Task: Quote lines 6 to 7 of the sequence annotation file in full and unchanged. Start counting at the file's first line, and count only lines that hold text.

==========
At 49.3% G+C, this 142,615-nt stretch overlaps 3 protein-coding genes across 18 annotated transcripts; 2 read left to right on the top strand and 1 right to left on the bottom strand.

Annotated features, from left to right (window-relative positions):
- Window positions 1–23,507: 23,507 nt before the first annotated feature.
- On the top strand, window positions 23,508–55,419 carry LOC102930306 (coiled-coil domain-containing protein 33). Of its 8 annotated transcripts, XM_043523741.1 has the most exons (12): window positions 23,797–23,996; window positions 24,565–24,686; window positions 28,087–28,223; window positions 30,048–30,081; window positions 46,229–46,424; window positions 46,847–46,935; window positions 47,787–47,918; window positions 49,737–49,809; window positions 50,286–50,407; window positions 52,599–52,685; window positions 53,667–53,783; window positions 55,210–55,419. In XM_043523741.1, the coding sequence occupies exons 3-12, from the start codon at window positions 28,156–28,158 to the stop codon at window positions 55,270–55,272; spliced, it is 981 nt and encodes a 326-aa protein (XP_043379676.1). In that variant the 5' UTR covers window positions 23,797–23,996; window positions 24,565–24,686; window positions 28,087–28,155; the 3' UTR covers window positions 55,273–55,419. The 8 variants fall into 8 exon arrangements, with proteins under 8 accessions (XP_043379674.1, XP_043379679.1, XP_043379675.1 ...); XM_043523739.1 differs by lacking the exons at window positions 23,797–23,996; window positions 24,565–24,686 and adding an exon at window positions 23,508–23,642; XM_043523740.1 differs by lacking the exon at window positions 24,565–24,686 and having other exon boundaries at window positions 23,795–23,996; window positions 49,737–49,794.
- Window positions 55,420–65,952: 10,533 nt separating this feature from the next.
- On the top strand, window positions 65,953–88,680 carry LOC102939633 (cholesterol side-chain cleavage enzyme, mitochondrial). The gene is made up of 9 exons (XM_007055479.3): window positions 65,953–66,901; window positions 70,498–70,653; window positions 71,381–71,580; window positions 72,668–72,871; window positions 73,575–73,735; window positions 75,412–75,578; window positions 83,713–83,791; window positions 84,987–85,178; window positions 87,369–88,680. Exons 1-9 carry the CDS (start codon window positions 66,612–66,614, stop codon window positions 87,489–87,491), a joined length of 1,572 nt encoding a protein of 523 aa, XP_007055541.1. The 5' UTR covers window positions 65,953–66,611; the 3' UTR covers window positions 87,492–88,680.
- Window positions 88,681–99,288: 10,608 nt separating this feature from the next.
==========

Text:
- On the top strand, window positions 65,953–88,680 carry LOC102939633 (cholesterol side-chain cleavage enzyme, mitochondrial). The gene is made up of 9 exons (XM_007055479.3): window positions 65,953–66,901; window positions 70,498–70,653; window positions 71,381–71,580; window positions 72,668–72,871; window positions 73,575–73,735; window positions 75,412–75,578; window positions 83,713–83,791; window positions 84,987–85,178; window positions 87,369–88,680. Exons 1-9 carry the CDS (start codon window positions 66,612–66,614, stop codon window positions 87,489–87,491), a joined length of 1,572 nt encoding a protein of 523 aa, XP_007055541.1. The 5' UTR covers window positions 65,953–66,611; the 3' UTR covers window positions 87,492–88,680.
- Window positions 88,681–99,288: 10,608 nt separating this feature from the next.